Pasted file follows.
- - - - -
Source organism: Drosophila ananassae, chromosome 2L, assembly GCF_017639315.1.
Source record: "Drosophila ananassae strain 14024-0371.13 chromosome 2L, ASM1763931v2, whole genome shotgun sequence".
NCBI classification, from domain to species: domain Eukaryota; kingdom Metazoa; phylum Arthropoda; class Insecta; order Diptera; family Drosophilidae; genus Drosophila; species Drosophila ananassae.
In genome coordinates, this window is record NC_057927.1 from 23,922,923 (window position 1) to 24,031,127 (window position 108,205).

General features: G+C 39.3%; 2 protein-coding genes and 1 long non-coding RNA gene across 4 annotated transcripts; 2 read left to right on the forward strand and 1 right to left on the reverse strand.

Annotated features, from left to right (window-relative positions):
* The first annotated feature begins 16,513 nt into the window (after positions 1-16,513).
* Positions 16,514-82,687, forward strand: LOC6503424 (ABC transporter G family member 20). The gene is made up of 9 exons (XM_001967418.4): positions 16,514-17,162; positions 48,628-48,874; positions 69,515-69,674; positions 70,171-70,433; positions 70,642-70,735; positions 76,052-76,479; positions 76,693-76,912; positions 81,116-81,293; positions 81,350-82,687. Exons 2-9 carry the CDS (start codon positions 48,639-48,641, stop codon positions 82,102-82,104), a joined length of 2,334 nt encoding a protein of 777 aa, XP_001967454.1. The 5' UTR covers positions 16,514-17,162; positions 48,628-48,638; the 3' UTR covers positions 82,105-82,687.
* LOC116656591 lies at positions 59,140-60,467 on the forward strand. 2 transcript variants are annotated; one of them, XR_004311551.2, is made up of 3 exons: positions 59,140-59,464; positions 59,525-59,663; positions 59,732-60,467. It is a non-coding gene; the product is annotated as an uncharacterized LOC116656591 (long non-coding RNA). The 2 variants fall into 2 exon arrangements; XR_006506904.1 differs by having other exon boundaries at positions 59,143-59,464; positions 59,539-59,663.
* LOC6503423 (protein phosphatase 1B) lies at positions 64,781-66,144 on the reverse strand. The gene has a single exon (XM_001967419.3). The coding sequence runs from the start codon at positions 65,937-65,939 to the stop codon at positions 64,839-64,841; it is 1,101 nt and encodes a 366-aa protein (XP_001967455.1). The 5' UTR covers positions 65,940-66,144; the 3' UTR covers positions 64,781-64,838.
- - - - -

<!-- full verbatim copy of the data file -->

Source organism: Drosophila ananassae, chromosome 2L, assembly GCF_017639315.1.
Source record: "Drosophila ananassae strain 14024-0371.13 chromosome 2L, ASM1763931v2, whole genome shotgun sequence".
NCBI classification, from domain to species: domain Eukaryota; kingdom Metazoa; phylum Arthropoda; class Insecta; order Diptera; family Drosophilidae; genus Drosophila; species Drosophila ananassae.
In genome coordinates, this window is record NC_057927.1 from 23,922,923 (window position 1) to 24,031,127 (window position 108,205).

General features: G+C 39.3%; 2 protein-coding genes and 1 long non-coding RNA gene across 4 annotated transcripts; 2 read left to right on the forward strand and 1 right to left on the reverse strand.

Annotated features, from left to right (window-relative positions):
* The first annotated feature begins 16,513 nt into the window (after positions 1-16,513).
* Positions 16,514-82,687, forward strand: LOC6503424 (ABC transporter G family member 20). The gene is made up of 9 exons (XM_001967418.4): positions 16,514-17,162; positions 48,628-48,874; positions 69,515-69,674; positions 70,171-70,433; positions 70,642-70,735; positions 76,052-76,479; positions 76,693-76,912; positions 81,116-81,293; positions 81,350-82,687. Exons 2-9 carry the CDS (start codon positions 48,639-48,641, stop codon positions 82,102-82,104), a joined length of 2,334 nt encoding a protein of 777 aa, XP_001967454.1. The 5' UTR covers positions 16,514-17,162; positions 48,628-48,638; the 3' UTR covers positions 82,105-82,687.
* LOC116656591 lies at positions 59,140-60,467 on the forward strand. 2 transcript variants are annotated; one of them, XR_004311551.2, is made up of 3 exons: positions 59,140-59,464; positions 59,525-59,663; positions 59,732-60,467. It is a non-coding gene; the product is annotated as an uncharacterized LOC116656591 (long non-coding RNA). The 2 variants fall into 2 exon arrangements; XR_006506904.1 differs by having other exon boundaries at positions 59,143-59,464; positions 59,539-59,663.
* LOC6503423 (protein phosphatase 1B) lies at positions 64,781-66,144 on the reverse strand. The gene has a single exon (XM_001967419.3). The coding sequence runs from the start codon at positions 65,937-65,939 to the stop codon at positions 64,839-64,841; it is 1,101 nt and encodes a 366-aa protein (XP_001967455.1). The 5' UTR covers positions 65,940-66,144; the 3' UTR covers positions 64,781-64,838.